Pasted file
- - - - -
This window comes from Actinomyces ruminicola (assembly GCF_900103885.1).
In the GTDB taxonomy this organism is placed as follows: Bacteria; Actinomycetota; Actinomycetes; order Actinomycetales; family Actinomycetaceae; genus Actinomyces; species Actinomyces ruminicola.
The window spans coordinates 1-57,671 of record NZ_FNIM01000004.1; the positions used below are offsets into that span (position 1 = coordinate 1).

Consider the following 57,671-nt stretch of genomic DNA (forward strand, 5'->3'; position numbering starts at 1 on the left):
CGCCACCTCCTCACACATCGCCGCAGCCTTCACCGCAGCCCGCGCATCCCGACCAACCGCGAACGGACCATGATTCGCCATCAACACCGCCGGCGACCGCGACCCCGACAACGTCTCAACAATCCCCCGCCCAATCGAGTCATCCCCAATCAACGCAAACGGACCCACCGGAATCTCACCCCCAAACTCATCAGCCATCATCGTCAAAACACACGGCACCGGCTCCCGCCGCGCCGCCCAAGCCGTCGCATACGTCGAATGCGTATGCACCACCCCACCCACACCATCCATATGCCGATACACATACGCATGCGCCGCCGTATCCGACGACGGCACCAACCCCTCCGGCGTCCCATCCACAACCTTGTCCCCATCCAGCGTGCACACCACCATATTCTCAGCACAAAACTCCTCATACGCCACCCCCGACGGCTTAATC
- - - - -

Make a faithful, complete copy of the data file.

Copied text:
This window comes from Actinomyces ruminicola (assembly GCF_900103885.1).
In the GTDB taxonomy this organism is placed as follows: Bacteria; Actinomycetota; Actinomycetes; order Actinomycetales; family Actinomycetaceae; genus Actinomyces; species Actinomyces ruminicola.
The window spans coordinates 1-57,671 of record NZ_FNIM01000004.1; the positions used below are offsets into that span (position 1 = coordinate 1).

Consider the following 57,671-nt stretch of genomic DNA (forward strand, 5'->3'; position numbering starts at 1 on the left):
CGCCACCTCCTCACACATCGCCGCAGCCTTCACCGCAGCCCGCGCATCCCGACCAACCGCGAACGGACCATGATTCGCCATCAACACCGCCGGCGACCGCGACCCCGACAACGTCTCAACAATCCCCCGCCCAATCGAGTCATCCCCAATCAACGCAAACGGACCCACCGGAATCTCACCCCCAAACTCATCAGCCATCATCGTCAAAACACACGGCACCGGCTCCCGCCGCGCCGCCCAAGCCGTCGCATACGTCGAATGCGTATGCACCACCCCACCCACACCATCCATATGCCGATACACATACGCATGCGCCGCCGTATCCGACGACGGCACCAACCCCTCCGGCGTCCCATCCACAACCTTGTCCCCATCCAGCGTGCACACCACCATATTCTCAGCACAAAACTCCTCATACGCCACCCCCGACGGCTTAATC